Burnout is a very real issue for parents and caregivers of children on the autism spectrum. It can be difficult to cope with the demands of caring for a child, and it is easy to become overwhelmed. An important part of ACT is to be self-aware of our emotions, behavior, and physical body. Our body reacts to stress and burnout in different ways and not everyone is the same. Being aware of these changes will help us in determining what self-care activities we need to engage in. Self-care will look different for everyone and should be tailored to your specific stressor. 

For example, self-care for when you are experiencing depression will look different for when you are stressed at work due to having a lot of assignments due. It’s important to understand that self-care is NOT a reward. It is not our reinforcement for being stressed or burned out. It is an antecedent intervention to prevent burnout. The most important thing about self-care is to STAY COMMITTED. Treat your self-care practices as if they were an appointment scheduled that day. 

Burnout as a Parent or Caregiver of a Child on the Autism Spectrum 1

What is self-care?

Self-care is any activity that we do deliberately to take care of our mental, emotional, and physical health. Although it’s often associated with things like going to the spa or taking a vacation, self-care can be as simple as taking a break from work to go for a walk outside or writing in a journal for 20 minutes each day.

The goal of self-care is to improve our overall well-being and prevent burnout. When we’re burned out, we’re more likely to experience negative emotions like anxiety, depression, and irritability. We may also have trouble sleeping, eating, or concentrating. Burnout can lead to physical health problems like headaches, gastrointestinal issues, and a weakened immune system.


Preventing Burnout as a Parent or Caregiver of a Child on the Autism Spectrum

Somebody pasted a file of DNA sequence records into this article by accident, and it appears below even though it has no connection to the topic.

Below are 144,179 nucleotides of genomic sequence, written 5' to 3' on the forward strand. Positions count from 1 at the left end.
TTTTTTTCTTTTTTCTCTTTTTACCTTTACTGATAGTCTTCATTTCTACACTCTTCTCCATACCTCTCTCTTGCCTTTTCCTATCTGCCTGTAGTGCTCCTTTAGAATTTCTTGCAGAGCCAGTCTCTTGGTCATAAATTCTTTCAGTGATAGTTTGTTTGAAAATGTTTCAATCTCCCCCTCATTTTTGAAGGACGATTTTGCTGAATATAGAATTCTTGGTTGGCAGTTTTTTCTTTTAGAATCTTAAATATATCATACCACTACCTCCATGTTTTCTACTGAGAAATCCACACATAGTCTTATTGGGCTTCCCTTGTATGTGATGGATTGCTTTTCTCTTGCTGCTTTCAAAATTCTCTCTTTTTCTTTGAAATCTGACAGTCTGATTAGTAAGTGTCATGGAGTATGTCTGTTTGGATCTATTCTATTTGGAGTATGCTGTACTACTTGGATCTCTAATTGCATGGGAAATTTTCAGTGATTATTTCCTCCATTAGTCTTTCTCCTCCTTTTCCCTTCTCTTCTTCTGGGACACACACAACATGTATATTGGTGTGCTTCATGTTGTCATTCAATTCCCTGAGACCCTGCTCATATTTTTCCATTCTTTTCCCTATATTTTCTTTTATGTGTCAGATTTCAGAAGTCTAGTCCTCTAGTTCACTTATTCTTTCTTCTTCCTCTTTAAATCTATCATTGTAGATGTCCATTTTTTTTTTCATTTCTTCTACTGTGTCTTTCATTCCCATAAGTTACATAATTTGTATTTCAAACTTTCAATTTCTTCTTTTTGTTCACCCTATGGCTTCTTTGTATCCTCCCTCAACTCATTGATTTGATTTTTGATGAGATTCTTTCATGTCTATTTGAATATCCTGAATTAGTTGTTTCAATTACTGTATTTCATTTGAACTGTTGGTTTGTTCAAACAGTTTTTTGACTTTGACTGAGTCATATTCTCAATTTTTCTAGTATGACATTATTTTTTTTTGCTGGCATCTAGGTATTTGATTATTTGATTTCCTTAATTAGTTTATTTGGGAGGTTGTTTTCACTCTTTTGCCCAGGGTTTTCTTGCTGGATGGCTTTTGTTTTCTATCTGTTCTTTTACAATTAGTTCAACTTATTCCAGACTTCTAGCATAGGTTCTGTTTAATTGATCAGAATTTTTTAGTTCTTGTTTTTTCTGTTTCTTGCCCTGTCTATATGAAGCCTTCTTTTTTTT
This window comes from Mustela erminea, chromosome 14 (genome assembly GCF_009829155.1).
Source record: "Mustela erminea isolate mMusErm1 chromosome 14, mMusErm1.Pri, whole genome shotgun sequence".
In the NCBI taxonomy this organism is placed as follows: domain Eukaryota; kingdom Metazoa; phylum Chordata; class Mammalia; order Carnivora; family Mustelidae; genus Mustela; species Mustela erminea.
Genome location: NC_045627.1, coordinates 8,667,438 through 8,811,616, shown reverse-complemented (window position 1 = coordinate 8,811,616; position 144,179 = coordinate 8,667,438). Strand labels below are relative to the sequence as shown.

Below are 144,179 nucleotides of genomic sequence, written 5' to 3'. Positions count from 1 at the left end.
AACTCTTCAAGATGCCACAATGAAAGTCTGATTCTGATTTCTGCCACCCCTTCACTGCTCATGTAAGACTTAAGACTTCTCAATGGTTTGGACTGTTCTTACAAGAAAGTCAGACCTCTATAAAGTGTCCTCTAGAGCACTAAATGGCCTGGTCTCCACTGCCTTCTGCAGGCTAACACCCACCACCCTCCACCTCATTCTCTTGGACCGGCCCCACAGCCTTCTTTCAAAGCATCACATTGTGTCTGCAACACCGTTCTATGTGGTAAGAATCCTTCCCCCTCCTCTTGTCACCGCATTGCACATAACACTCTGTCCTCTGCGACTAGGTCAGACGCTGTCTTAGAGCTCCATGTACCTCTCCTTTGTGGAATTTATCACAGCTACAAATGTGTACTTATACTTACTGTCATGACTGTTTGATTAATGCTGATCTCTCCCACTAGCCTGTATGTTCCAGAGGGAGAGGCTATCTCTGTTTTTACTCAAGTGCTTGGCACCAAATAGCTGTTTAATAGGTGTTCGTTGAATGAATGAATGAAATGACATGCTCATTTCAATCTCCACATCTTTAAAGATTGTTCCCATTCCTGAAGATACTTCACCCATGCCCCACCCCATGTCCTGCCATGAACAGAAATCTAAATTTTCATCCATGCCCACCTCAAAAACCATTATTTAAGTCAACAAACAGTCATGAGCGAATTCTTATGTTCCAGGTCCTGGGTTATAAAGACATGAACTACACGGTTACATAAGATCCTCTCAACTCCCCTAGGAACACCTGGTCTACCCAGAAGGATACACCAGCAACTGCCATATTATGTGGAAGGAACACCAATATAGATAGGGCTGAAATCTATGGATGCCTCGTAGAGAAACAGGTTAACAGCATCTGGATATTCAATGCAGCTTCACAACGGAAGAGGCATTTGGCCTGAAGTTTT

10 Ways to Practice Self-Care

  • Rest! Set a bedtime and stick to it. You can’t function when you are tired.
  • Keep a gratitude journal: Write what you are thankful for and start each morning on a positive note. 
  • Eat your veggies! Eating a balanced diet will help our bodies feel better!
  • Learn to say no and create boundaries. Taking on extra commitments you do not have time for can add extra pressure and stress. 
  • Stay Social. Go get dinner or coffee with friends.
  • Get Active! You don’t have to train for a marathon, it can be as simple as going for a short walk or taking a dance class!
  • Take a break from social media. Use this time to read a book, listen to music, or even watch a movie.
  • Ask for help. Whether it’s at work or home. You can also visit a therapist for talk therapy. 
  • Treat yourself. Get a manicure, get a massage, or buy yourself something small.
  • Stay organized. You can use a monthly planner or even a weekly planner. Knowing what you have coming up can stop you from double-booking yourself or allow yourself enough time to work on deadlines. 


Only you can decide when it’s time to take care of yourself and avoid burnout. But the sooner these self-care practices become a part of your routine, the better! Remember that avoiding feeling our feelings or dealing with difficult emotions, because they make us uncomfortable, will not go away any quicker than ignoring these triggers. 


Key takeaways

Self-care gives you time for yourself and can help you relieve stress from your day to improve your mental health and well-being – all things that are important in life! However, it is not always easy to remember to practice self-care. That’s where we come in – as therapists, we often see the importance of self-care but still struggle with implementing it into our own lives. We hope that by sharing our experiences, we have shown you the importance of taking care of yourself and given you some tools to do so. 

Remember, self-care is not selfish; it is essential for everyone. Our message to you is to take care of yourself so that you can take care of others!